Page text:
• LLVM's OpenMP Offloads Liboffload Into Oblivion
    The liboffload library has been dropped from LLVM's OpenMP repository. Liboffload is/was the Intel runtime library for offloading and geared for supporting the Xeon Phi co-processors. But liboffload within LLVM hasn't been receiving updates, it wasn't properly integrated within the LLVM build system, and unfortunately Xeon Phi co-processors appear to be discontinued. The liboffload library has also confused some with LLVM's libomptarget library for OpenMP support that is in much better shape.

Games and Wine (Staging) Leftovers

Free Software: Kiwi TCMS 4.2, PeerTube in the News

  • Kiwi TCMS: Kiwi TCMS 4.2
    We're happy to announce Kiwi TCMS and tcms-api version 4.2! This is a security, bug-fix and enhancement update which upgrades to the latest Django version under Python 3.6. We've pushed new kiwitcms/kiwi:latest docker image to Docker Hub and updated the demo instance at https://demo.kiwitcms.org! This version also includes GDPR related changes which affect our project. Read below for the details.
  • PeerTube: An Open Source YouTube Alternative To Beat Censorship
    When it’s about watching videos online, YouTube is the first thing that comes to our minds. But the popular video sharing platform is often subjected to censorship in many countries. There are many countries including China and North Korea that ban YouTube from time to time. Leave the others, recently, even YouTube ended up blocking many legitimate Channels as a collateral damage of its copyright crackdown. Ultimately, the content creators are the ones who get affected due to all of this blocking.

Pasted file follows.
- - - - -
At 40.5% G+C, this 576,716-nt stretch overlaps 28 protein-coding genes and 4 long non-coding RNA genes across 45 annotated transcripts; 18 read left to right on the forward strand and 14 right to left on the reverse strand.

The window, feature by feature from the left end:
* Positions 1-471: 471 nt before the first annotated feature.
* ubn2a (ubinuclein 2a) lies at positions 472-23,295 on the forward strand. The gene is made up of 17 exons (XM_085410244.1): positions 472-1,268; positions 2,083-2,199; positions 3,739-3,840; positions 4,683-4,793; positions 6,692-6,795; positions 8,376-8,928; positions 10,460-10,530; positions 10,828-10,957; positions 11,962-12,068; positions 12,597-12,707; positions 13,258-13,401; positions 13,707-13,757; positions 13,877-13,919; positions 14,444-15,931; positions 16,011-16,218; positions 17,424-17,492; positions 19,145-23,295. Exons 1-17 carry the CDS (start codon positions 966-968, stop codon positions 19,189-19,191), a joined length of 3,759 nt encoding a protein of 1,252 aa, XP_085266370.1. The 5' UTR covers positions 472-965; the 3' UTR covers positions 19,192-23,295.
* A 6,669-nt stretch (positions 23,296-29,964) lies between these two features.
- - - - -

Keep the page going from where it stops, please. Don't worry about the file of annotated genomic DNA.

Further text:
• PeerTube: A ‘Censorship’ Resistent YouTube Alternative

    YouTube is a great video platform that has a lot to offer to both consumers and creators. At least, those who play by the rules. For creators, there is a major drawback though, one that put a spotlight on the alternative 'free-libre' software PeerTube this week.

OpenBSD chief de Raadt says no easy fix for new Intel CPU bug

Recompiling is unlikely to be a catch-all solution for a recently unveiled Intel CPU vulnerability known as TLBleed, the details of which were leaked on Friday, the head of the OpenBSD project Theo de Raadt says. The details of TLBleed, which gets its name from the fact that the flaw targets the translation lookaside buffer, a CPU cache, were leaked to the British tech site, The Register; the side-channel vulnerability can be theoretically exploited to extract encryption keys and private information from programs. Read more